A proposed multi-million dollar wave power project off the south-western Victorian coast has been scrapped.
The company behind the plan, Ocean Power Technologies, has told US financial markets it will no longer proceed with its $230 million wave power project at Portland which captures the power of the ocean and converts it to energy.
The development was expected to create hundreds of jobs in the region and had more than $60 million in backing from the Australian Renewable Energy Agency.
Gilbert George, a director in the Australian arm of the company, said energy costs were going up and the small company needed to find $140 million for the project from other sources.
"It's a large project [which is] under constant review," he told 774 ABC Melbourne.
"Our parent company in the US arrived at conclusion that the risk was too high.
"The potential downside for a small company to take on that financial burden was not acceptable."
Mr George said the company had only received the first instalment of funding from the Government, which will be repaid.
"The money is still with the Government except for the original payment ($5.5 million) which was made about two months ago, which we'll be repaying in full to the Government," he said.
"The other $60 million has not been paid.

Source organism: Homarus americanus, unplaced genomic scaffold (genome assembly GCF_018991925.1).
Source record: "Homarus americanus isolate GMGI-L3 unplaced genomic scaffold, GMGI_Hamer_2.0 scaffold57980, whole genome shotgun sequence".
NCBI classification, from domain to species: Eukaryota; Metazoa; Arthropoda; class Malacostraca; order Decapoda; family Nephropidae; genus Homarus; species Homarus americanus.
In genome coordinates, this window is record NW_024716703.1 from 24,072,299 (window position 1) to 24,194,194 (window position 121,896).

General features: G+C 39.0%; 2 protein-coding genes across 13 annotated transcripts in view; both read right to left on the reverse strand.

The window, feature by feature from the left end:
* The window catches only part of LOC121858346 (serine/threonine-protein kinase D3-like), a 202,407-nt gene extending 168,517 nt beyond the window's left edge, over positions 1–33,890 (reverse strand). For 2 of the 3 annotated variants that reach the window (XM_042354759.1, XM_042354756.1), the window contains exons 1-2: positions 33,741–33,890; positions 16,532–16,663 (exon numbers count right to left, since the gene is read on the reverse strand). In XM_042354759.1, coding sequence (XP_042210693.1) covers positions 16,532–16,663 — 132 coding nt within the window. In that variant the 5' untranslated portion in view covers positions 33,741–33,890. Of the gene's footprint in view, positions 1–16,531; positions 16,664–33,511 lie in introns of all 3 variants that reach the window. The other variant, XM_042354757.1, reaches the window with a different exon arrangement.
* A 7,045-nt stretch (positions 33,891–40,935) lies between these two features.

"We don't get these payments up front.
"The Government looks after taxpayers' money very carefully."
Clean Energy Council policy director Russell Marsh says it is disappointing that the project is not going ahead, but it does not spell the end of marine power technology in Australia.
"It's a fairly new technology in Australia and you're going to get failures. Not every project is a success," he said.
"But just because this has failed doesn't mean marine energy doesn't work in Australia."
He said the technology is still developing and he has no doubt wave energy will be used in the future.
But Mark Wakeham from Environment Victoria said the current political environment is not helping projects like this.
"The renewable energy investment environment is not looking great at the moment," he said.
"Obviously the carbon price is on its last legs and there's a lot of uncertainty about the Renewable Energy Target federally."
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